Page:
My favorite graphic designer in the whole world just launched her new website. Take a peek.


Belinda in Siena, Italy in 1994.

Belinda started her graphic arts career by getting a degree in commercial art from the College of Fine Arts at the University of Texas at Austin. She's worked for a number of large advertising agencies and a fair sampling of Fortune 500 clients, as well as many "mom and pop" clients in Austin, Texas. 

I worked with her in an ad agency in Austin back in the 1980s. She helped us win Addy Awards. She gave our shop credibility.

She's freelancing and doing contract work these days, and focusing on taking work she likes instead of doing every project offered.

Her new website is simple and spare. The copywriting there was done by Benjamin Tuck. 

We have to be careful here; with an award winning graphic designer, an ambitious new copywriter and a ne'er do well photographer/video maker we've almost got the makings of another instant advertising agency. All we're missing is the account executive. But wait; we do have a cute dog. That might work....

In all seriousness, give Belinda's site a look and leave a nice comment. If you have a million dollar logo project that you think she might like by all means drop it by to her; I'd love to retire.

Something I wrote about using gear, over on LinkedIn a while back.


Today is "estimate day" around the office. I have three potential projects that need estimates and all three clients would like to have them today. How do we estimate?

I love to hear from clients. Especially clients with whom we already have an relationship. And I like it best when they call and talk to me about future projects. After all, that's what I'm in this business for.  But even if I've been a proven and reliable supplier in the past I still have to provide a gameplay and an estimate or bid for each new project; after all, every ad agency is representing a client and those clients all have budgets they're trying to meet. we have to really sharpen our pencils sometimes  when a fun project is attached to a smaller budget. And sometimes we have to let stuff go because the money is just not there to support the project. The happiest days are when the fun projects directly intersect with ample budgets. We bring out the gold plated lenses for those assignments.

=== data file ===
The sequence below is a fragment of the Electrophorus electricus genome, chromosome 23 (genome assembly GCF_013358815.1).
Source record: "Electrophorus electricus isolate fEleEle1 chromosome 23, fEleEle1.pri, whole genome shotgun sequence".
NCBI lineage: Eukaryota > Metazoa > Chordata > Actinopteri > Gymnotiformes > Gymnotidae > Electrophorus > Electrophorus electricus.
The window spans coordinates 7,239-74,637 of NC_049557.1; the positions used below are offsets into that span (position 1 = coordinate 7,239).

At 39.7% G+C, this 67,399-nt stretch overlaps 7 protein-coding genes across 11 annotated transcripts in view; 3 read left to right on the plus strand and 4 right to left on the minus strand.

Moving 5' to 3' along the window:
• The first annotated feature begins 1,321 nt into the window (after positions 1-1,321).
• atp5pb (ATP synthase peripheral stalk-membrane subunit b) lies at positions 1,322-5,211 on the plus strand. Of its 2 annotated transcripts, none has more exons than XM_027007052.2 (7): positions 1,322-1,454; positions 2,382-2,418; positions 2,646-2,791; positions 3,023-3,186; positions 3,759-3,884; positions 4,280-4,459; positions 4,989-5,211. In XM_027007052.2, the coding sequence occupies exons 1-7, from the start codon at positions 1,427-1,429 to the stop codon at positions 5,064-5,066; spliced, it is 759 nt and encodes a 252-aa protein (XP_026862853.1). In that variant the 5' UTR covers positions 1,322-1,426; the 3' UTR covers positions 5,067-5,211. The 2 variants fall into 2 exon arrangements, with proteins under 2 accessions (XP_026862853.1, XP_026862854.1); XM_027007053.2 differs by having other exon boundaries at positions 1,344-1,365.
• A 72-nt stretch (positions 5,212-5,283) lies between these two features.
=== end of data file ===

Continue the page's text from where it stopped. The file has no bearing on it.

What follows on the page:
My first step in estimating a photographic or video project is to determine whether it's the right fit for me or not. It doesn't make a lot of sense to spend time photographing something that doesn't interest you at all, even if you are being well paid to do so. You'll do a better job on a subject which holds real interest for you. Fortunately I'm interested in a lot of different subjects and I also find people consistently fun, interesting and entertaining. There are few jobs that include people that I'll turn down, as long as there is enough budget attached to do the jobs well.

Once I decide to commit I grab a legal pad and write notes as I try to envision how the whole project will come together. One of the projects I'm estimating today